Get on the list: Hill keeps a detailed want list of customers’ requests. “If you come in and say, ‘I’m looking for a sofa with rolled arms,’ and I don’t have one, I’ll add it to the list,” he says. “One comes in, I’ll shoot you a picture of it.” Want to know about a shop’s new treasures before the general public? Add yourself to an email or mailing list so you can be notified about future sales and recent deliveries.

His hardest-to-sell items: Victorian accouterments are impossible to move and cut crystal. “The younger generations don’t live like people used to,” he says. “They don’t have the staff to take care of it, and it’s of no interest for them.”

Paula Roemer

Paula Roemer gets her share of walk-ins, but the majority of her clients are interior designers and locals with second and third homes in buzzy metropolises like New York City and Washington, D.C. In 2010, the Kansas City native launched her eponymous business, Paula Roemer Antique Consignment, on Belvedere Road in West Palm Beach. Five years later, she transformed a neighboring bar into a postage stamp-sized showroom with an exquisite St. Barts vibe. Her third store, a 1,500-square-foot space was designed to feel like a decorator’s abode with white flooring, potted orchids and an 8-foot circular teak bookshelf she loaded with design books. Each store owns its vibe, although the merchandise remains uniform. Best known for Asian furnishings and appurtenances made of rattan, wicker and bamboo, shoppers can also find massive ginger jars, African masks, batik textiles, safari chairs and other objects reflecting a well-traveled life.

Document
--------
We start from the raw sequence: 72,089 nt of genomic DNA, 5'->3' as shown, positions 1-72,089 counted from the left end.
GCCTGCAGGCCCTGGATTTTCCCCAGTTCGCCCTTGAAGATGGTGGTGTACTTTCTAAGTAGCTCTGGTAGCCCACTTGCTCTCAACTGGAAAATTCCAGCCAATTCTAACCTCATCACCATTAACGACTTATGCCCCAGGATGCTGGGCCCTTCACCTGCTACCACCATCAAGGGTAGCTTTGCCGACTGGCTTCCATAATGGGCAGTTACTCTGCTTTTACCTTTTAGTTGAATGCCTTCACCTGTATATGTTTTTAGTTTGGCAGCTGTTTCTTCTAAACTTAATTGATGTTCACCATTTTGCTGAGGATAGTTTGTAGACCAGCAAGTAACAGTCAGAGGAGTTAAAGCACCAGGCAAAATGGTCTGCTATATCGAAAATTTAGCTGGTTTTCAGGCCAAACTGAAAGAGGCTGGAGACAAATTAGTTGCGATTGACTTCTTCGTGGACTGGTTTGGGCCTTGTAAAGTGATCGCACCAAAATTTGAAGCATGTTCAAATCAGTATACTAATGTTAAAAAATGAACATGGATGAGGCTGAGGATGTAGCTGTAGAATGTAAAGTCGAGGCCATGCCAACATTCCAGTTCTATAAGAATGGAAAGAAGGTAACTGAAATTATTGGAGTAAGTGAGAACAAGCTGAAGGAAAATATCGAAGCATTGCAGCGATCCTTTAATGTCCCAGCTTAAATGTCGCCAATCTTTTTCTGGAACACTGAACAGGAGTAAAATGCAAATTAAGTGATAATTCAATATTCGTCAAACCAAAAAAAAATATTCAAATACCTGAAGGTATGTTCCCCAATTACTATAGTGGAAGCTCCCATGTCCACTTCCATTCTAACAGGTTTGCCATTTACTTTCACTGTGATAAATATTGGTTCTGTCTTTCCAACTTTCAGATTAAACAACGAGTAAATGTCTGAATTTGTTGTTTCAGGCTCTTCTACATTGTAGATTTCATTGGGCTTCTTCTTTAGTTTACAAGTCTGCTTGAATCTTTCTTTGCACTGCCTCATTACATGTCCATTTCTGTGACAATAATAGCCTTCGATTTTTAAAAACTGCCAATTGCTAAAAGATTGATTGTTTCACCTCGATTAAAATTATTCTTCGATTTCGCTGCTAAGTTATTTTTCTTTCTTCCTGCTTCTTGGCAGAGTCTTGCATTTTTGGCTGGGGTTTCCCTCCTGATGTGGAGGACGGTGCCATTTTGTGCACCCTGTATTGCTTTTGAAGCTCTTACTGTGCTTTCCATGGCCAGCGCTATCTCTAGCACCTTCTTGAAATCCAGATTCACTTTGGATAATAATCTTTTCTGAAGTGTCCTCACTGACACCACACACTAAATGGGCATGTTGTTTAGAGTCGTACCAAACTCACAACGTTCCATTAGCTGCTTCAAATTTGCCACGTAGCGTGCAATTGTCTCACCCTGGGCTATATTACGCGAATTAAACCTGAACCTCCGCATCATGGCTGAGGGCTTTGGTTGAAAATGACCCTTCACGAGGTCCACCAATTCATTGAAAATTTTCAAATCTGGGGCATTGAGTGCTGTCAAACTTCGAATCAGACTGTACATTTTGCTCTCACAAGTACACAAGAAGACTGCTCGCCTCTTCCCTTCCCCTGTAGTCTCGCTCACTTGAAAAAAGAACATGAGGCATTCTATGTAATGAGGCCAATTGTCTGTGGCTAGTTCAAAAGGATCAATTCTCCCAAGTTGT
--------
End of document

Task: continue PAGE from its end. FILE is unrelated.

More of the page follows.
Mark your calendar: Consignment stores are contractually obligated to sell your goods for an agreed-upon price and a specific length of time. “Once the contract ends, you should know what happens to your things,” Roemer says. “In most cases, they’ll own it outright or will donate it to charity and send you a receipt.” Stores with lots of inventory aren’t always keeping tabs on every expiration date, so it’s the consignor’s responsibility to follow up. “If you don’t want something donated, you can pick it up or ask to have the consignment period extended.”

Consignees know the current value of your things: You may have paid hundreds of dollars for a decorative specimen, but the consignee’s main objective is to price it to sell, not sit. “People that own consignment stores are pretty sophisticated as far as they know the value of things,” she says. They’ll also use references online as guides for what things are selling for.

Get approval before bringing stuff by: It’s courteous to contact someone before showing up at his or her property with a U-Haul truck. “Get the storeowner’s card and call, email or text them first,” she says. After you send photos of your items, you’ll be contacted with next steps.

Perks of buying consignment: Individuality is one of resale’s major draws. “What’s so wonderful about a consignment sofa is you won’t find it at your neighbor’s home,” she says. There are also great options you can’t find in regular home stores. Affordability adds extra enticement. “Maybe you don’t want to pay $8,000 for a sofa but when it comes from a consignment, it’s $2,000,” she says. “I’d rather buy a $2,000 sofa that used to be $8,000 than a brand new one for $2,000.”